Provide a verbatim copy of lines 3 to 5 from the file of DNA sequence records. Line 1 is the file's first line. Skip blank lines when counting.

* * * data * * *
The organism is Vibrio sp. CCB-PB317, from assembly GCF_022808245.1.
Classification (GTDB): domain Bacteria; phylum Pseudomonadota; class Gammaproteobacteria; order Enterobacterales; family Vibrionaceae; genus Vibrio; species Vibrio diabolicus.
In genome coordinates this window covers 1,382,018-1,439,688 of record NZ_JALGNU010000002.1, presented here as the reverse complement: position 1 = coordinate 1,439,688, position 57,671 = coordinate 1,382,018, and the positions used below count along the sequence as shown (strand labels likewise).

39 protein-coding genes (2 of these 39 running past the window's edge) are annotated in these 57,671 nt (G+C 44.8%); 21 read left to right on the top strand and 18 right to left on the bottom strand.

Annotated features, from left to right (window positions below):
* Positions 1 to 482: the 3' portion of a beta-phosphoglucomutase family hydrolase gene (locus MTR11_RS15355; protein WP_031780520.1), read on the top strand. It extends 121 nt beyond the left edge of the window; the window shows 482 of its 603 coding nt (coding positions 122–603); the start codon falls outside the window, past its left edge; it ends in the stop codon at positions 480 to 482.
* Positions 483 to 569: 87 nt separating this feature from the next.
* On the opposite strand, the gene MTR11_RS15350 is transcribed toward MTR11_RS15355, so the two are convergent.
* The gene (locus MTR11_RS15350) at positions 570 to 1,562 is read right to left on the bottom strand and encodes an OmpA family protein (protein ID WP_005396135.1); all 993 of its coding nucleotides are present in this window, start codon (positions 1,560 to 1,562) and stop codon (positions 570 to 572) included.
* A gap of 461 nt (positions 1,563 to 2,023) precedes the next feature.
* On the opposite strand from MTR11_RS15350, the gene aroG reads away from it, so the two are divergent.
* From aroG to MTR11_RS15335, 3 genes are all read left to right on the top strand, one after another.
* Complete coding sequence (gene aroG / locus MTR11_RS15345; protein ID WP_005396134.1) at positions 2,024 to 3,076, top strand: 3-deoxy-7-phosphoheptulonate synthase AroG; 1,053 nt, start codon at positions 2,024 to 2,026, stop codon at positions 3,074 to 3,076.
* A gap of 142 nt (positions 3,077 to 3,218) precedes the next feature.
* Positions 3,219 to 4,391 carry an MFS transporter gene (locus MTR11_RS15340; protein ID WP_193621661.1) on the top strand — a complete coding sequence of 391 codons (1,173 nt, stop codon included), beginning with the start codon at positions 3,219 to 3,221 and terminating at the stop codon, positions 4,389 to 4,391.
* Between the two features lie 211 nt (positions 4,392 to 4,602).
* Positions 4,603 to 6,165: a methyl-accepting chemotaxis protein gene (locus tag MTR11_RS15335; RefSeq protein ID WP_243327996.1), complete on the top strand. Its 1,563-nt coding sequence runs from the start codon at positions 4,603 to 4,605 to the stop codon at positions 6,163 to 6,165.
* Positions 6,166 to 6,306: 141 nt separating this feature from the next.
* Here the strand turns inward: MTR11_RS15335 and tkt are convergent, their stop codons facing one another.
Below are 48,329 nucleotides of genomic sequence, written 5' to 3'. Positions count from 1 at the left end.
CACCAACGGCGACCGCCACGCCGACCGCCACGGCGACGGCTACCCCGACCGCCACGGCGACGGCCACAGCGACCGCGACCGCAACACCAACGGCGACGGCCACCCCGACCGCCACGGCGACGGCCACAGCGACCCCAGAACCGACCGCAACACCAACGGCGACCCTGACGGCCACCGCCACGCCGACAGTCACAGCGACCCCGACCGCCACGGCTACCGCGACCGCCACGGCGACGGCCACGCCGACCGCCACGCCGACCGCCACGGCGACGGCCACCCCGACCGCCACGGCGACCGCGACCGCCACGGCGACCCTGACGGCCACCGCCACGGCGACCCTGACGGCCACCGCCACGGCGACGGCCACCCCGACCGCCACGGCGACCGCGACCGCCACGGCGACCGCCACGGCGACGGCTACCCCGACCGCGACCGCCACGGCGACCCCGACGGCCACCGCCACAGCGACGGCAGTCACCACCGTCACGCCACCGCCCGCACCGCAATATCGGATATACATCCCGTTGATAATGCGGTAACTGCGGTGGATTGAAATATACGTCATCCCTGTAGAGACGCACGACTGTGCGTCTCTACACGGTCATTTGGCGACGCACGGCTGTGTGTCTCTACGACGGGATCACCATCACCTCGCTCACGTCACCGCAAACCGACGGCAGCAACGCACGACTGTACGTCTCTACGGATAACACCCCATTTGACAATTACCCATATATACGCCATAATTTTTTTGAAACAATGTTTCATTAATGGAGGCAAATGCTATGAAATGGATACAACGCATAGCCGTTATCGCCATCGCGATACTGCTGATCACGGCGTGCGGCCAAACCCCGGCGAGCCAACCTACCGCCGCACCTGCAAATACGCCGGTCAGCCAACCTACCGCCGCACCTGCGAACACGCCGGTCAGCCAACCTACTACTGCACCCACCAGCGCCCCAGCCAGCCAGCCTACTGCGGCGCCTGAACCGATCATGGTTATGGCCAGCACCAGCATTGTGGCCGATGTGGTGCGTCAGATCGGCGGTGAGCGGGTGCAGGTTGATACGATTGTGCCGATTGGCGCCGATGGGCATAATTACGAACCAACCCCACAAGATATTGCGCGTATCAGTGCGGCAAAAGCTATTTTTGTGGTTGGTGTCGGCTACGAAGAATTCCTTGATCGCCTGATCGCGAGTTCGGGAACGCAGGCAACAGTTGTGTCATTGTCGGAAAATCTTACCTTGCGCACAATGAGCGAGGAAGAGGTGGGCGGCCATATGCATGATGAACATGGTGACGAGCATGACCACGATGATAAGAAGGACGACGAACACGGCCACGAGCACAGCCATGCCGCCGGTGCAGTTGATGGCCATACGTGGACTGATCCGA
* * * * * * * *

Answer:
In genome coordinates this window covers 1,382,018-1,439,688 of record NZ_JALGNU010000002.1, presented here as the reverse complement: position 1 = coordinate 1,439,688, position 57,671 = coordinate 1,382,018, and the positions used below count along the sequence as shown (strand labels likewise).

39 protein-coding genes (2 of these 39 running past the window's edge) are annotated in these 57,671 nt (G+C 44.8%); 21 read left to right on the top strand and 18 right to left on the bottom strand.

Annotated features, from left to right (window positions below):